Oh, and another reason the stock market isn’t poised for underperformance is because the Fed doesn’t care much about inflation right now. The Fed dropped the federal funds rate three times in 2019, to a range of 1.50-1.75 percent, and Fed Chair Jay Powell said in October 2019 he’d need to see a “really significant move up in inflation that’s persistent before we would even consider raising rates to address inflation concerns.” More recently, in the Fed’s minutes of its Dec. 10-11, 2019, meeting, officials “warned about the macroeconomic consequences of not achieving 2 percent (inflation) on a sustained basis.” Let’s think about what that means for the Fed, that has a dual mandate to promote growth and fight inflation. The Fed’s preferred method of measuring inflation is the personal consumption expenditure price index, which was at 1.4 percent in October 2019, compared to the Fed’s stated target rate of 2.0 percent. The next release of the PCE is Jan. 31, but the previous month was only 1.5 percent. If the Fed is going to let inflation run a little hotter than normal, which I suspect it will be comfortable with, that means it can focus on its growth mandate and can allow monetary policy to remain accommodative for longer. The market has been prodded higher by monetary stimulus and the virtual promise by the Fed to keep rates lower for longer has given the U.S. economy the potential to stave off a recession for all of 2020.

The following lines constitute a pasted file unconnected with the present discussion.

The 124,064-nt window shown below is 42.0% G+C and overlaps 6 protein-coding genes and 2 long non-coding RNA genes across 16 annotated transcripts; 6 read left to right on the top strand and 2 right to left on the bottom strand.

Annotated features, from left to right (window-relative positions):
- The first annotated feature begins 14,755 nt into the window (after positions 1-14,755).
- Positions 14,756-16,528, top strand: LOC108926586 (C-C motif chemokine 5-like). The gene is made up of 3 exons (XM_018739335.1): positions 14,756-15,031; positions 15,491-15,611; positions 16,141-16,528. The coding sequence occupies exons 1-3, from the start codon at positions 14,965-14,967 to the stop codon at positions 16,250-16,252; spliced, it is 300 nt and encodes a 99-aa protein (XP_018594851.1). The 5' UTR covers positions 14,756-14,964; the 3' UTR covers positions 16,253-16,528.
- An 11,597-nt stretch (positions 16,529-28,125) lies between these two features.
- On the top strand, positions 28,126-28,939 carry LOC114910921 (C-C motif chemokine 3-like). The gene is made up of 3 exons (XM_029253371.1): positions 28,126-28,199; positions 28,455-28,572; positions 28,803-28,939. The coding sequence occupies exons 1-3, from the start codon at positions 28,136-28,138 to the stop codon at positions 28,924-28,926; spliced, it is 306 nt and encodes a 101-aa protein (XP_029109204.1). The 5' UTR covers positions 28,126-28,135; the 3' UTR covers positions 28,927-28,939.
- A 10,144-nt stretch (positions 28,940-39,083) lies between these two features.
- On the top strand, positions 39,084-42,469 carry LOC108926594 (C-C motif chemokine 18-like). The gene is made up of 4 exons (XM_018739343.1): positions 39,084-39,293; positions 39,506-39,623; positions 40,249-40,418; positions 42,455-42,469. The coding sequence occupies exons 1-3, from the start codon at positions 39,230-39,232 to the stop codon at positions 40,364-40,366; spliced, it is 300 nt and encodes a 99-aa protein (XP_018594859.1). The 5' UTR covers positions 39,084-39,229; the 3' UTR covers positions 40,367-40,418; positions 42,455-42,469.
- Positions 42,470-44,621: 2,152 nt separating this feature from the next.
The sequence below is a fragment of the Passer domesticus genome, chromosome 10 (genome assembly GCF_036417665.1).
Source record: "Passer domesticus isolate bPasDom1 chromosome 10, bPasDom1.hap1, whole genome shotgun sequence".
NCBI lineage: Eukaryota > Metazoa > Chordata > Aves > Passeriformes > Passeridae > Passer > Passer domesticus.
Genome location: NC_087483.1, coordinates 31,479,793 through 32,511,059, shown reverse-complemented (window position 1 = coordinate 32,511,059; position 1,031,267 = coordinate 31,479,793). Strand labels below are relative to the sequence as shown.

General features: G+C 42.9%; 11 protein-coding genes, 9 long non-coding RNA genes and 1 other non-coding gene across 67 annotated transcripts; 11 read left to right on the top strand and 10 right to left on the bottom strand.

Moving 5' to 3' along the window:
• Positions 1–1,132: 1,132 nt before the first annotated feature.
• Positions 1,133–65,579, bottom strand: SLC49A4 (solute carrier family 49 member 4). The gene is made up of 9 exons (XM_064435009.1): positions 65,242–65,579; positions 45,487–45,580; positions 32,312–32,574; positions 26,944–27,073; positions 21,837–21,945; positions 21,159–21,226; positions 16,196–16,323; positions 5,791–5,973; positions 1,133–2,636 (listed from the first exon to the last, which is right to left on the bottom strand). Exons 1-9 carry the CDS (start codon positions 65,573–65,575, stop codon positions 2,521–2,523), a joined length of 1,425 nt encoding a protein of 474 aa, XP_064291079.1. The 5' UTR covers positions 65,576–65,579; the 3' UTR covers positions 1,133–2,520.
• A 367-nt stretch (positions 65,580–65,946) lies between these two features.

Inflate the world

The world does love a little inflation — or, at least, I love it when the world gets a little inflation. That’s been happening, and I see it as a sign of a positive inflection point for global growth.

A signal of an upturn in global industrial growth has been an upturn in sensitive industrial material prices such as primary metals, textiles and some building materials. The upturn has been on a positive trend, but not yet technically positive. The upturn that has been going on is less negative; it’s not even positive inflation yet. But the context is that throughout the last couple of years, there has been a tremendous drop in industrial materials pricing, so the increase over the last several months is an example of comparing better versus worse as opposed to good versus bad. It appears as if global industrial production is beginning to see some positive signs, but I don’t want to get ahead of myself. For example, the U.S. ISM manufacturing index is at a 10-year low. But perhaps it’s troughing and the firming of prices (well, the slowing of the decline) is a signal that we’re about to see a sustainable turn in the coming months. If so, we can virtually rule out a recession in 2020, and maybe even 2021, which would be even further evidence that the stock market isn’t poised for a disaster.

What about PEG?